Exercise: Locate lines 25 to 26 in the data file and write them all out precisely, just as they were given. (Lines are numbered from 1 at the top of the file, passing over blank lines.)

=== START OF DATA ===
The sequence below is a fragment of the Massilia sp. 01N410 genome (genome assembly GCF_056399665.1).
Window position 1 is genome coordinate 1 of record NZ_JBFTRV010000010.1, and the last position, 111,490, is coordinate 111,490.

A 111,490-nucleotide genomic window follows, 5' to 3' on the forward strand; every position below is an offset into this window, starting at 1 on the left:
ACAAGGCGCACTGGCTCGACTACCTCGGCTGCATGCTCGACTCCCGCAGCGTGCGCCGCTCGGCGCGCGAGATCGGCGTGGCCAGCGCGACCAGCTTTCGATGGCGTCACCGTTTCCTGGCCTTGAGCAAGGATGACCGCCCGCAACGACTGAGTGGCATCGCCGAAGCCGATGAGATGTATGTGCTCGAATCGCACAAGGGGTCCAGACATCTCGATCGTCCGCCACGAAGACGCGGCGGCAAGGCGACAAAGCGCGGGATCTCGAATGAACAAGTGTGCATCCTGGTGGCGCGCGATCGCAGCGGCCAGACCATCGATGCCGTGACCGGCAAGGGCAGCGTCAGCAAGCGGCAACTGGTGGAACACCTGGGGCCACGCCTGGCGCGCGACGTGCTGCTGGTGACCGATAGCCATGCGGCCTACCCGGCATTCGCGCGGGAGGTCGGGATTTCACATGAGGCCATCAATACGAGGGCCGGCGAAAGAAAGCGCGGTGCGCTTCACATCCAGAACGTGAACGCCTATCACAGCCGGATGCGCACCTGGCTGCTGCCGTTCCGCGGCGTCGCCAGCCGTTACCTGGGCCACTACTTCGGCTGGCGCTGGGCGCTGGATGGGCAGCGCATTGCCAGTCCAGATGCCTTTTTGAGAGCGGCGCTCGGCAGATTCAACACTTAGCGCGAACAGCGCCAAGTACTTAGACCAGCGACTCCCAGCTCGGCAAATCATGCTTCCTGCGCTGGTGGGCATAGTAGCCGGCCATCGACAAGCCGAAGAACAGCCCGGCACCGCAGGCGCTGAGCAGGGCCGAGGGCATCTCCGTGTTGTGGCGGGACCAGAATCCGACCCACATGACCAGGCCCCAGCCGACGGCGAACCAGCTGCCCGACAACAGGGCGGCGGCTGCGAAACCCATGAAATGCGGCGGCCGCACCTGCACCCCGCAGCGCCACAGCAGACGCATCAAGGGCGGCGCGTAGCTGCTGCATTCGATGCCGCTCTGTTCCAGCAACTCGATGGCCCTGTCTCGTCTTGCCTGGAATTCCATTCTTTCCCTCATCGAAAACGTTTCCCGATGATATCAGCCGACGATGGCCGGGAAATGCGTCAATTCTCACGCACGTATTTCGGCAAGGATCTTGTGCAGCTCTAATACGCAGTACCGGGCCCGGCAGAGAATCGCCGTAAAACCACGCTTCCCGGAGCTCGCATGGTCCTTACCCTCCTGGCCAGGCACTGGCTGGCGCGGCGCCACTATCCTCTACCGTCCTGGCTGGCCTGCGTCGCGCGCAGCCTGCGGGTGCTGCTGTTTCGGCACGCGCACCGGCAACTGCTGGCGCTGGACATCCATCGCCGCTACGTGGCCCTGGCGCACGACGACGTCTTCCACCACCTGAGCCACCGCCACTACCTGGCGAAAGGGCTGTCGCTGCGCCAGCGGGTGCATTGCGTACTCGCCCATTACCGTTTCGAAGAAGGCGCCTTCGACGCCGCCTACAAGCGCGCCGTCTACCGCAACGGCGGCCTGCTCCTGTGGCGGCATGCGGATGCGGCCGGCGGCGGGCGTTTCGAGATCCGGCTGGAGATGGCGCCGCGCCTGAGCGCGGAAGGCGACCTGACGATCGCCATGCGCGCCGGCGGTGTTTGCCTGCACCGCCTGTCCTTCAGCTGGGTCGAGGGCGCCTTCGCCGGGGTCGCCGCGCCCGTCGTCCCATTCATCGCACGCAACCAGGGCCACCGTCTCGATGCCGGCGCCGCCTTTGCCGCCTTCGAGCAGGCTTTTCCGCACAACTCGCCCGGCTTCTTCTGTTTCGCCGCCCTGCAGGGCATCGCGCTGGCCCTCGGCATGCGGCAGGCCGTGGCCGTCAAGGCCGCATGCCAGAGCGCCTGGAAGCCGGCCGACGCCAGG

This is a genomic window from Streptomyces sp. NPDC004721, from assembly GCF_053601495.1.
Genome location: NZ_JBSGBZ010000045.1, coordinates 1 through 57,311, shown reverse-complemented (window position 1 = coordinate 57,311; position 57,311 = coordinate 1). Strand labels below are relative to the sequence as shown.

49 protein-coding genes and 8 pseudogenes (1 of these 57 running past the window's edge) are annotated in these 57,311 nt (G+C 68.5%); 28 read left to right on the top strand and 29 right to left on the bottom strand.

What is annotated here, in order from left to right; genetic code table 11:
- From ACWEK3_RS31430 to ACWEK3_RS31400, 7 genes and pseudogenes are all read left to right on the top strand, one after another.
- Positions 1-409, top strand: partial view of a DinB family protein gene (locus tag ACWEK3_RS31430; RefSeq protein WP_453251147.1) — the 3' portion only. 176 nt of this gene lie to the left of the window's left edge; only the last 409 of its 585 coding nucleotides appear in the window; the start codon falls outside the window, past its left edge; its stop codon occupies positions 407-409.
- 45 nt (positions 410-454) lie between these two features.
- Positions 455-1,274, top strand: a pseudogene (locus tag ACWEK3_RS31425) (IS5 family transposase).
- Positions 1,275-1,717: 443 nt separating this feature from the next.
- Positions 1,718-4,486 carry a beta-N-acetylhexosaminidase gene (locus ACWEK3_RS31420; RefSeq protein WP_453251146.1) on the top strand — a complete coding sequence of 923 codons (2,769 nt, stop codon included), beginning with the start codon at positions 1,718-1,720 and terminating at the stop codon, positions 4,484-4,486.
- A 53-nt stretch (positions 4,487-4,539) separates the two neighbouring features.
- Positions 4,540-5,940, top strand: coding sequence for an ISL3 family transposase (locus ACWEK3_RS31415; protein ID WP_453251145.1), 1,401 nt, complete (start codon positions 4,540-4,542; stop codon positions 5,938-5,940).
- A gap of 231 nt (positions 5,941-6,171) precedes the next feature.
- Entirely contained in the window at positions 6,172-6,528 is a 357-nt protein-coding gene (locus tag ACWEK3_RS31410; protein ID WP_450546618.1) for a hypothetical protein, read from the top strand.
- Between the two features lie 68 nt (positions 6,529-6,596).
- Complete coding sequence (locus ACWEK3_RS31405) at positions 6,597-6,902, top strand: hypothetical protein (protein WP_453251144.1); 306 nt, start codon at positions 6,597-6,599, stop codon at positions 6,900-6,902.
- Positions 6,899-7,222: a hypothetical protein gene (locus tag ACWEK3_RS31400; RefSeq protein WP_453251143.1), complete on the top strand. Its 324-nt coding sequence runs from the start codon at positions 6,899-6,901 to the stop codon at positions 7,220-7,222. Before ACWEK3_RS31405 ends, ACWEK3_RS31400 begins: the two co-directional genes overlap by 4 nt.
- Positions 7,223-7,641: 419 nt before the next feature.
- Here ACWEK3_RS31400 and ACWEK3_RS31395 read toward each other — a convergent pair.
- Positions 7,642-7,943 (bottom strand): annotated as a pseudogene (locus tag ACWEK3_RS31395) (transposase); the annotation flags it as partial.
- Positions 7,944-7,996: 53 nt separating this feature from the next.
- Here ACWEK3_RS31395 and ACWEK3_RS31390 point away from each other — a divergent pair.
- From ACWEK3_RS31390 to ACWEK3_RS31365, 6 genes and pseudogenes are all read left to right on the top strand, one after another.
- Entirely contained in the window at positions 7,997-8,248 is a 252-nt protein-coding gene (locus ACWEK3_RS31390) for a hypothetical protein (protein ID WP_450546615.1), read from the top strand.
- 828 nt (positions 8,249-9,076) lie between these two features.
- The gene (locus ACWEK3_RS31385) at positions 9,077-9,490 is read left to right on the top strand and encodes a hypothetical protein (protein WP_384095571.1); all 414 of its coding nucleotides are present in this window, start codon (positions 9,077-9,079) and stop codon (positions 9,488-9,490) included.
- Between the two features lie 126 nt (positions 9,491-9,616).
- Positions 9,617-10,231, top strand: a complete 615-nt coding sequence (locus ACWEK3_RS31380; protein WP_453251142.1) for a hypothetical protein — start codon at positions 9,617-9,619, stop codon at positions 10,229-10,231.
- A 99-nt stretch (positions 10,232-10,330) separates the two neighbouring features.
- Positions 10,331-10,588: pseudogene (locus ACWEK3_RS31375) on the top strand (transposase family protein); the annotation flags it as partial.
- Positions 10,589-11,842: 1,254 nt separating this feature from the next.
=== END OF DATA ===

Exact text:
- Positions 7,944-7,996: 53 nt separating this feature from the next.
- Here ACWEK3_RS31395 and ACWEK3_RS31390 point away from each other — a divergent pair.